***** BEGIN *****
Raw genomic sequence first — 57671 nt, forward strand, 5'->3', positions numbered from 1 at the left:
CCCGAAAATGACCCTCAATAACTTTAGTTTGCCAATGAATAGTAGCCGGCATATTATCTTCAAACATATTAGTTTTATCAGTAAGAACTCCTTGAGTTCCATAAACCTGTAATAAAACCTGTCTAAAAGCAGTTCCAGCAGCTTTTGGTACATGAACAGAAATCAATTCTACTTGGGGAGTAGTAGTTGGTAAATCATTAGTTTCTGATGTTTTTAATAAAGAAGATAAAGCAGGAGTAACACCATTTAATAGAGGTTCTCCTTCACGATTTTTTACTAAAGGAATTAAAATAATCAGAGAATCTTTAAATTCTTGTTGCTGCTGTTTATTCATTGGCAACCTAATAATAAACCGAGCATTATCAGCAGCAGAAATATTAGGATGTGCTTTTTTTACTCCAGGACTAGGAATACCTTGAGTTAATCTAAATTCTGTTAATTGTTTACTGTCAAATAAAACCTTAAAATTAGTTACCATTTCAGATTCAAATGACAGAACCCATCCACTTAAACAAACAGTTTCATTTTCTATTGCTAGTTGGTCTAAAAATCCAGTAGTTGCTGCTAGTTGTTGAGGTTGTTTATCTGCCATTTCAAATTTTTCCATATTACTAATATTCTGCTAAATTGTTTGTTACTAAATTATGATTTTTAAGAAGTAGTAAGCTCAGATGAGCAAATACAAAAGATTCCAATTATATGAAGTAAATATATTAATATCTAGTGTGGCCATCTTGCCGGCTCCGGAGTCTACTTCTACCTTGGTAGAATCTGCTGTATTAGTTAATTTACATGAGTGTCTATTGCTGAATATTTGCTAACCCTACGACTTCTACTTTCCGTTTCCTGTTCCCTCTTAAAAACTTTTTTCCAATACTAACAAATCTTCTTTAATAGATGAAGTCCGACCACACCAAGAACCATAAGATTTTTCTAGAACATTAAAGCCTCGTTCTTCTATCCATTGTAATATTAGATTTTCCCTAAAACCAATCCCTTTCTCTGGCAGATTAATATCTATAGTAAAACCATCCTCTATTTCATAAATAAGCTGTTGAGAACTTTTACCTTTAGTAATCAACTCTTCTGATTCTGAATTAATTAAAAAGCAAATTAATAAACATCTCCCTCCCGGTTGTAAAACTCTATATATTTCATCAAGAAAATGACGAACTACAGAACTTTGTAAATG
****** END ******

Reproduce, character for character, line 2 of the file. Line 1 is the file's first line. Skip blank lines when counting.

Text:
CCCGAAAATGACCCTCAATAACTTTAGTTTGCCAATGAATAGTAGCCGGCATATTATCTTCAAACATATTAGTTTTATCAGTAAGAACTCCTTGAGTTCCATAAACCTGTAATAAAACCTGTCTAAAAGCAGTTCCAGCAGCTTTTGGTACATGAACAGAAATCAATTCTACTTGGGGAGTAGTAGTTGGTAAATCATTAGTTTCTGATGTTTTTAATAAAGAAGATAAAGCAGGAGTAACACCATTTAATAGAGGTTCTCCTTCACGATTTTTTACTAAAGGAATTAAAATAATCAGAGAATCTTTAAATTCTTGTTGCTGCTGTTTATTCATTGGCAACCTAATAATAAACCGAGCATTATCAGCAGCAGAAATATTAGGATGTGCTTTTTTTACTCCAGGACTAGGAATACCTTGAGTTAATCTAAATTCTGTTAATTGTTTACTGTCAAATAAAACCTTAAAATTAGTTACCATTTCAGATTCAAATGACAGAACCCATCCACTTAAACAAACAGTTTCATTTTCTATTGCTAGTTGGTCTAAAAATCCAGTAGTTGCTGCTAGTTGTTGAGGTTGTTTATCTGCCATTTCAAATTTTTCCATATTACTAATATTCTGCTAAATTGTTTGTTACTAAATTATGATTTTTAAGAAGTAGTAAGCTCAGATGAGCAAATACAAAAGATTCCAATTATATGAAGTAAATATATTAATATCTAGTGTGGCCATCTTGCCGGCTCCGGAGTCTACTTCTACCTTGGTAGAATCTGCTGTATTAGTTAATTTACATGAGTGTCTATTGCTGAATATTTGCTAACCCTACGACTTCTACTTTCCGTTTCCTGTTCCCTCTTAAAAACTTTTTTCCAATACTAACAAATCTTCTTTAATAGATGAAGTCCGACCACACCAAGAACCATAAGATTTTTCTAGAACATTAAAGCCTCGTTCTTCTATCCATTGTAATATTAGATTTTCCCTAAAACCAATCCCTTTCTCTGGCAGATTAATATCTATAGTAAAACCATCCTCTATTTCATAAATAAGCTGTTGAGAACTTTTACCTTTAGTAATCAACTCTTCTGATTCTGAATTAATTAAAAAGCAAATTAATAAACATCTCCCTCCCGGTTGTAAAACTCTATATATTTCATCAAGAAAATGACGAACTACAGAACTTTGTAAATG